OK so how is this righteousness a resource in our spiritual fitness programme? It sounds a bit too abstract. What it means is that we have direct access to God. Righteousness must be understood in relational terms. To be righteous means we have permission to enter God’s presence freely. God dwells in pure light and holiness. Because we are seen as righteous, you and I have a pass-card which allows us directly inside the courts of heaven, the inner sanctuary where God dwells.
Direct access to God comes in several ways. Prayer is the most obvious. In prayer we tap into spiritual power and forces to help us in facing temptation, for healing and wholeness, for discovering we are loved by God, for discerning God’s will and ways. Prayer is not just asking, it is also sitting quietly in God’s presence and letting his blessed presence transform me. We also come into God’s presence through worship. God also comes to us as we read and study his word. God comes to us in our conversations and encounters with others. We have the resources we need through the gift of righteousness. We have God’s presence opened up to us in all of our life—unlimited, unfettered access to the holy, awesome God.
STEP THREE: RUN THE RACE. In St. Paul’s words, ‘straining forward to what lies ahead, I press on towards the goal to win the prize for which God has called me’. Spiritual fitness is not an easy programme. It is not lying on a comfortable bed and letting it happen to you. It requires some effort on our part.
In running the race, we need to reorient our value system. Our new value system means we look at life differently. Paul says, ‘Whatever was to my profit I now consider loss for the sake of Christ’. Paul looks at his credentials, human credentials, and says, in the big scheme of things what are these things worth. It is important that WE take stock. What is it that we put in our assets column? At the end of the day the royal family and the president of the USA will have to stand before God and be judged on the same criteria as you and I. At the end of the day, graduates from Cambridge and Oxford will have to stand before God and be asked the same questions as the man or woman or child who never set a day inside a school room.
In order to run the race we have to weigh up carefully the opportunities which come our way in life. There is nothing wrong with working hard to earn a promotion and better pay. But if that goal gets in the way of my knowing Christ, is it worth it?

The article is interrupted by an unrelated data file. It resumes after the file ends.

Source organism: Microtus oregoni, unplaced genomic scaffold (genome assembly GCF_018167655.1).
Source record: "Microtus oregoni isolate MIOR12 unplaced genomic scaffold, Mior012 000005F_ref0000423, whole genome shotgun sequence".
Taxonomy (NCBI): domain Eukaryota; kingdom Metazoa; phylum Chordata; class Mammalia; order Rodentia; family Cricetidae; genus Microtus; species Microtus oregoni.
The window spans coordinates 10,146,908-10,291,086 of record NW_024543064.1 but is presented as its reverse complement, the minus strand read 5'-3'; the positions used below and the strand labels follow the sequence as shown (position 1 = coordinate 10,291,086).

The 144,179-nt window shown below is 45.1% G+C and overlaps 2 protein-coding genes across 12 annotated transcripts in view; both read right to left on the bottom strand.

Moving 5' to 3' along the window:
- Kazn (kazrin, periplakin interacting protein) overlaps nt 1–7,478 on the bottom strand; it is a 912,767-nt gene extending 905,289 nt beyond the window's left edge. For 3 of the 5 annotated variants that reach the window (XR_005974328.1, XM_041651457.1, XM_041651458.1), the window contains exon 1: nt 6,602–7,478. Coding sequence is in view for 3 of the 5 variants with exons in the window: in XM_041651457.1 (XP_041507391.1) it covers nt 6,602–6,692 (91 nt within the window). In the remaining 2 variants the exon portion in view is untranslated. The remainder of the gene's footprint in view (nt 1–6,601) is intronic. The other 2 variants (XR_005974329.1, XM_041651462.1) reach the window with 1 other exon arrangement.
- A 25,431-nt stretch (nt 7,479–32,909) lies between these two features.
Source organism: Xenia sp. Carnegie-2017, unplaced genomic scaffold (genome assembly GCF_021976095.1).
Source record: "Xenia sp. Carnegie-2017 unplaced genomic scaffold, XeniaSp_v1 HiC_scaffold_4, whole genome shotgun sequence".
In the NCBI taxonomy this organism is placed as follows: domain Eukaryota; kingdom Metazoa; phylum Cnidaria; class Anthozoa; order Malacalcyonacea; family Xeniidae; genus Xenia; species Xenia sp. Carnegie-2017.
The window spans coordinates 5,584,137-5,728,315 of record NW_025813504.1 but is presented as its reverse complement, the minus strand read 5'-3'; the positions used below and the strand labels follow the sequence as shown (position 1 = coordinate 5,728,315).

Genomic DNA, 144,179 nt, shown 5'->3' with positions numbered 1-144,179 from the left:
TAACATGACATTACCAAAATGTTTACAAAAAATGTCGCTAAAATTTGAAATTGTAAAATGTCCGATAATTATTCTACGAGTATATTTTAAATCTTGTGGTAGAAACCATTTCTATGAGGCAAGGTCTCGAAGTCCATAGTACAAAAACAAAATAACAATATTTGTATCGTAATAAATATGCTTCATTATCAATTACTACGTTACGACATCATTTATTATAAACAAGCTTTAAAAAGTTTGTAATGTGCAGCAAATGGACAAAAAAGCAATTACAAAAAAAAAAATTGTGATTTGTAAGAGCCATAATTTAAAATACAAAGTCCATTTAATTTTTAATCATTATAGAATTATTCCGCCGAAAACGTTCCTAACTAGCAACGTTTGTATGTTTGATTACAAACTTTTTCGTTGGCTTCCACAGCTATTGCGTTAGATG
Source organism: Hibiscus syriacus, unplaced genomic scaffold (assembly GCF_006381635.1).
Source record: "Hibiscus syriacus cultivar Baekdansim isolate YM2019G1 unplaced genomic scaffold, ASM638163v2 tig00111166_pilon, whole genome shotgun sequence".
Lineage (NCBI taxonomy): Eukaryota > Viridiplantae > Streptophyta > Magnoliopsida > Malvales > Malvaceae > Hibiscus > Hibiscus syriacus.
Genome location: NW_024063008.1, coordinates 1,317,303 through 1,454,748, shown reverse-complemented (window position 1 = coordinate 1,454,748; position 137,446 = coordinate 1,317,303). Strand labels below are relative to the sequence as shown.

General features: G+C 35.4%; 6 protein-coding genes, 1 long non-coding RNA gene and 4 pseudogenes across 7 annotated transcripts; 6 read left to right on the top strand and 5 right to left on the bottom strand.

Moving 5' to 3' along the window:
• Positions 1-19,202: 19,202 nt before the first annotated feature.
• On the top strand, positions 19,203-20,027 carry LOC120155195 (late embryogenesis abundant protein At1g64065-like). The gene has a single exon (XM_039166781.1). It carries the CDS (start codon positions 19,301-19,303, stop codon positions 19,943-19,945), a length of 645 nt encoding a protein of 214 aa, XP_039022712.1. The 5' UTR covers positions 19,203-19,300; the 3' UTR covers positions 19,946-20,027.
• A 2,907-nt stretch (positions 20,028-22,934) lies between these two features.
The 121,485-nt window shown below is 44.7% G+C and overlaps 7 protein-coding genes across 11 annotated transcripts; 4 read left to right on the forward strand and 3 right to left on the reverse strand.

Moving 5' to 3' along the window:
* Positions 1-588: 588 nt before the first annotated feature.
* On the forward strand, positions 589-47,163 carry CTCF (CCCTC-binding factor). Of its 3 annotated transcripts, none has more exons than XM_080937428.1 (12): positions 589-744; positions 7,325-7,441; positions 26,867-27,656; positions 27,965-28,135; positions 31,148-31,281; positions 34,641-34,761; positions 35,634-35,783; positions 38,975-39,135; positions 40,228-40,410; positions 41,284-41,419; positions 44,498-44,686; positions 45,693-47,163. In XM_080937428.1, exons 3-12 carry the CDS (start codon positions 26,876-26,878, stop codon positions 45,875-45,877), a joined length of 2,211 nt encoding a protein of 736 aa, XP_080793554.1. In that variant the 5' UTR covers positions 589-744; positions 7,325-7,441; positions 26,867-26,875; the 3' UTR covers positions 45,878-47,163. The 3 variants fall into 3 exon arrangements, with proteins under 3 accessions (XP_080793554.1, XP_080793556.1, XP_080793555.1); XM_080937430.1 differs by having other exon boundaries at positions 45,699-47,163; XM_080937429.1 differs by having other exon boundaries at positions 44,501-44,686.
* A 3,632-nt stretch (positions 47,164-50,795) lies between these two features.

In order to run the race, we not only need a Christ-like value system, we have to bring our spirituality under discipline. Paul gives us these images: I press on to take hold of that for which Christ Jesus took hold of me; This one thing I do, forgetting what is behind, I strain towards what is ahead; I press on toward the goal. Richard Foster in his book, Celebration of Discipline: The Path to Spiritual Growth, lists the great spiritual disciplines as these: meditation, prayer, fasting, study, simplicity of life, solitude, submission to authority, service, confession, worship, guidance and celebration. Read that list again. Some of these disciplines are private inner practices which no one will ever see. Some are outward disciplines which are evident in the way we live our daily lives, some are corporate disciplines which we do as part of the body of Christ.
These disciplines do not just happen. It takes an act of our will to make them happen. The image of pushing ourselves, of straining, provokes us to realize we have to do our best to become spiritually fit, to know Christ. But spiritual discipline is like a diet. Sometimes we blow it, but then we get back to eating right. The great saints of the past learned and passed on to us disciplines we can practice. We have to make the effort to make them work in our lives.
In conclusion, for now, we live in the present. The reading from Philippians calls us all to follow St. Paul’s steps to spiritual fitness. First, our goal is to come to know Christ fully. Second, we need to realize the resource of having free access to God through the righteousness Christ has clothed us with. Third, we must try to run the race, to reorient our personal values under the goal of knowing Christ and to discipline our spiritual life into the right patterns which produce authentic spiritual growth. This spiritual fitness programme is harder than any weight loss and exercise routine one might try. But the rewards are much greater. Let us join with St Paul and commit ourselves to these words: I WANT TO KNOW CHRIST.